Now, quality is part of everyone’s job — that’s the essence of Agile testing. You can no longer write code in a bubble and throw it over the fence to a tester to make sure it works. You have to take responsibility for the quality of what you are writing. Otherwise, it isn’t done.
As a result, the role of the QA department has become the keeper of that process. QA professionals make sure that the right test automation cases are being written, and that the entire test function is being executed properly across all of the codebase. They monitor test metrics to evaluate how done everyone’s code is, so that when a sprint is completed, the quality bar is met.
But what about performance testing? Performance often still remains an afterthought in the test process — even at Agile shops. But if performance is not the job of one lone performance engineer or an isolated team, can it be part of everyone’s job?
Can the performance testing function become a keeper of a process, as has happened with functional QA?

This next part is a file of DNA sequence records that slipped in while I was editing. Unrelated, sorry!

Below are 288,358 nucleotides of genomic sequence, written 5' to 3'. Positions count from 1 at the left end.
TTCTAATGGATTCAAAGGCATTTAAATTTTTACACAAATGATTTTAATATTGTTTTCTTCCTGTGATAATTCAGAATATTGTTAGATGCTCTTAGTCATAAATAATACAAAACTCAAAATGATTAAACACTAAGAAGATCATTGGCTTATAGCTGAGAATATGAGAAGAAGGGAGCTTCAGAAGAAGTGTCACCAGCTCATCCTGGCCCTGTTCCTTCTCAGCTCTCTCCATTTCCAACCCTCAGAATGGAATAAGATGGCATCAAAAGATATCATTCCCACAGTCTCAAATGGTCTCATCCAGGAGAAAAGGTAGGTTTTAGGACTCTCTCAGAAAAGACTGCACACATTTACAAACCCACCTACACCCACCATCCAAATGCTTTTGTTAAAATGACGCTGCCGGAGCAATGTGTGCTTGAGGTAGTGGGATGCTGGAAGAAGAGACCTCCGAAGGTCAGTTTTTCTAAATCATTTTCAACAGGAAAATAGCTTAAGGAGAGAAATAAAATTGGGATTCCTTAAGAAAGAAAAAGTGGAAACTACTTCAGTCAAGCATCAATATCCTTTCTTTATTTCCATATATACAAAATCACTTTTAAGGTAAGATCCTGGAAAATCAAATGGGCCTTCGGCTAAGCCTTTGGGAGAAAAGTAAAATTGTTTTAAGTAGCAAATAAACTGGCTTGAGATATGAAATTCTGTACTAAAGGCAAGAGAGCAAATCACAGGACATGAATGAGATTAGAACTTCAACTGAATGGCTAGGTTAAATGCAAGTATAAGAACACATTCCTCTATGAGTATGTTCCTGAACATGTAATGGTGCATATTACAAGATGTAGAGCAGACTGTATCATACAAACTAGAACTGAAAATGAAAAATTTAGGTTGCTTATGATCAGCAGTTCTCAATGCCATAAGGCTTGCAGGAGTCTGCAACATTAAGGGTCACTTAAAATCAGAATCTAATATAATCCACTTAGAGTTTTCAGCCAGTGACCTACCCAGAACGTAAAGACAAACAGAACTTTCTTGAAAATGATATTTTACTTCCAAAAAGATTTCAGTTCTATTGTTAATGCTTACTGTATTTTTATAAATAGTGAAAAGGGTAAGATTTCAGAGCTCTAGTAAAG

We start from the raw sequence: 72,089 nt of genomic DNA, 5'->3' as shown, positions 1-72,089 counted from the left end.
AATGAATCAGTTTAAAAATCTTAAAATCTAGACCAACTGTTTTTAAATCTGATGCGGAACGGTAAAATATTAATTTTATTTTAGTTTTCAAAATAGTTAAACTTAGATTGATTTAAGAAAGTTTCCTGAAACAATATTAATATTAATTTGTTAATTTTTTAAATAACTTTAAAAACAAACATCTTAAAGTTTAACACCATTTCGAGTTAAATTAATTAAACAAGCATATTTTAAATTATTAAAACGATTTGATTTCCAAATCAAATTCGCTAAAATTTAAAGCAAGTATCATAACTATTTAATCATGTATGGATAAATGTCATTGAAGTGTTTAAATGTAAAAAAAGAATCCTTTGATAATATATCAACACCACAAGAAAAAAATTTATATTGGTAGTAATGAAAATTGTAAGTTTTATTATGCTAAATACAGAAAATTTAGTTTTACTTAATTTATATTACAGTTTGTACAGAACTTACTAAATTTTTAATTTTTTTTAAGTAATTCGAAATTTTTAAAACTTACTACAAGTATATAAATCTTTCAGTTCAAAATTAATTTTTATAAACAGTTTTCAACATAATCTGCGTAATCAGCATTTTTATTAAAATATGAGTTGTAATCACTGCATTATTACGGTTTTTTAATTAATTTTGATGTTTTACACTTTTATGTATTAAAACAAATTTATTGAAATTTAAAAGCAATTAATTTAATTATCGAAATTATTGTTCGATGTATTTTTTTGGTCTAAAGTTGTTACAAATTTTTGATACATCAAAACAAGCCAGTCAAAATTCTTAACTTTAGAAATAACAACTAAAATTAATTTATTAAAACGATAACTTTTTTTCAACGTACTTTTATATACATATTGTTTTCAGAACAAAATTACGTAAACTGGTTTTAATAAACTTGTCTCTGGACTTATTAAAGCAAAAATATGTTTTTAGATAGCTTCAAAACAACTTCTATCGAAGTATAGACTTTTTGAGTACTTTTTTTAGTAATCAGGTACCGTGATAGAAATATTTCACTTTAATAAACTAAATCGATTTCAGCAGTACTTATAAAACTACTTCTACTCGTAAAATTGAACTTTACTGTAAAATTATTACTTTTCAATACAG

Of course! Here’s how to make that happen.
Share metrics from performance tests
“You get what you measure.” It’s a common saying that describes how you can motivate behavior simply by tracking and publishing the metrics you seek to influence. It really works, and can be a great way to get everyone on your team sharing the responsibility for the performance of your application. Prepare a report that identifies a few key metrics, and share that with everyone across your Development, QA, and Operations teams. If you really want to go the extra mile, customize that report to fit the needs of each department, by including data that:
- Helps developers find the root causes of performance problems
- Assesses task-based performance for UX
- Embeds performance test results with functional test results for the QA team